When Peter Oprsal set out to write a comprehensive guide book on Squamish’s mountain biking trails, he faced the daunting task of mapping a complex network that wasn’t only huge but also constantly changing.
“Because of logging, which is getting more active in Squamish, there were trails that were changing almost weekly,” the 37-year-old said from his home in Whistler. “But the local trail builders were continuously feeding me information, so that collaboration with the community is always key to making a trail guide book as up-to-date as possible.”
By now, Oprsal should be getting pretty good at knowing exactly what it takes to create a mountain biking guide book, as he’s spent the past four years turning his passion and knowledge for the sport into a lifestyle business.
“I really started it all as blog,” he said. “I was in Canmore, and I saw there was this void on information about the trails.”
A former mountain bike racer who competed in World Cup events, Oprsal decided to share his vast knowledge of the local trail system and the sport in general with the online community, and he soon discovered people were eating up what he was offering.
“As I got more and more of a following, I saw that there really was a need, so I started doing it full-time,” he said.
His first book (now in its second edition) was the Bow Valley Mountain Trail Bike Guide, covering all the trails in Canmore, Banff and Lake Louise that Oprsal had been riding for six years. But then he came to Sea to Sky country and he knew his fledgling business had to relocate.
“I saw it as an opportunity to grow the business, mainly because of the longer riding season in British Columbia,” he said. “And also, I fell in love with Whistler and the whole Sea to Sky area.”
Along the way, Oprsal partnered up with another avid rider, Ryan Robertson, and the two began working in earnest on mapping out the Sea to Sky’s expansive bike trails, one community at a time.
“Ryan has been really essential in getting the detailed maps,” said Oprsal. “And he’s a really avid trail user.”
So far, the duo has authored guides for both Whistler and Pemberton’s trail networks, and three weeks ago, they launched the Squamish Mountain Bike Trail Guide. The pair also publishes companion smartphone apps for each book called TrailMapps, which allow hikers and bikers to peruse information on each trail, get tips on etiquette and follow progress on a detailed GPS map.
But, writing the books and collecting content for the apps is not an easy – or short – process, according to Oprsal.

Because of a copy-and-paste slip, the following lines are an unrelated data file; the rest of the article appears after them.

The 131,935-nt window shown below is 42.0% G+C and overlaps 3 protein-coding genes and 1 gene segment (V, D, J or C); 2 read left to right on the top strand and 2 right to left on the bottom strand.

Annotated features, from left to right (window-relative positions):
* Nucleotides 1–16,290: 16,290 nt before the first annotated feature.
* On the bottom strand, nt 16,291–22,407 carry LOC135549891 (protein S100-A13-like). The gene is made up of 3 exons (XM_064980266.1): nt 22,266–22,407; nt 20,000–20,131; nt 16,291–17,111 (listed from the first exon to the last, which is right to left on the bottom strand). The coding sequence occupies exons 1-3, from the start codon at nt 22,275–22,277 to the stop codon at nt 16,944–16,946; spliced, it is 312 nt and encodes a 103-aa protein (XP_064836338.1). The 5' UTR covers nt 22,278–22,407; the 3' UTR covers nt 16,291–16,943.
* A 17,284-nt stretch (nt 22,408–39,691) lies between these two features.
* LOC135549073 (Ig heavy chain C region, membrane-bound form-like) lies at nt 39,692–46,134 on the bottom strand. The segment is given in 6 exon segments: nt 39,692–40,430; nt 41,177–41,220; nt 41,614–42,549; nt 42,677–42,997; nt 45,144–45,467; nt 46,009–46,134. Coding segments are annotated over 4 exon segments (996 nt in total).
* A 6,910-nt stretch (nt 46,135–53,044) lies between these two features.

“It’s a huge process. I started gathering data for the Squamish book about two years ago,” he said. “I started riding the trails and contacting local associations like SORCA (Squamish Off Road Cycling Association) to get their input. I honestly try to ride every trail in the book. And between Ryan and myself I can say we covered every single trail in Squamish.”
It’s a labour of love, though, he said.
“Riding is a passion,” Oprsal said. “And it’s not only about riding on the trails and being with friends, but I truly do enjoy educating people about the trails – the amazing trails in British Columbia – and helping them to enjoy riding as much as I do. It’s also about turning a passion, a hobby, into work. It’s been a dream.”
However, in a place like Squamish, where tempting tracts of backcountry constantly beckon eager and creative trail builders, it was a bit of a nightmare to keep up.
“The network just keeps changing,” he said. “Along with the logging, Squamish has a very active community of builders who are always creating new trails. Luckily, we had a lot of community support for what we were doing, so they let us know what was going on and what was being planned, so we were even able to get some of the new trails – Legacy Trail, Rupert, Tinder – in the book.”
Even after he had all the information and data he thought he needed, Oprsal had to revise some of the book just before it went to the printer a few weeks ago.
“Once we have everything, I sit down and spend four or five months over the winter writing,” he said. “But, again some of the trails changed while I was writing, and Ryan and I were out riding again just before publication.”
The duo also likes to give back to the communities in which they ride and write.
“Some of the proceeds from the book sales are going to go back to SORCA,” said Oprsal. “We want them to be able to continue to do the great job they’ve been doing building and maintaining these trails.”
Of course, that’s just good business, as more trails and an ever-expanding network means there will be a need for a revised Squamish trail guide in the future.
“With the ever-changing nature of the trails in Squamish and the growth of the community, we feel Squamish will certainly warrant a second edition within the next couple of years,” he said.
The Squamish Mountain Bike Trail Guide is available in several local stores. For more information on the guides, Oprsal’s blog or the smartphone apps, go to bikepirate.com.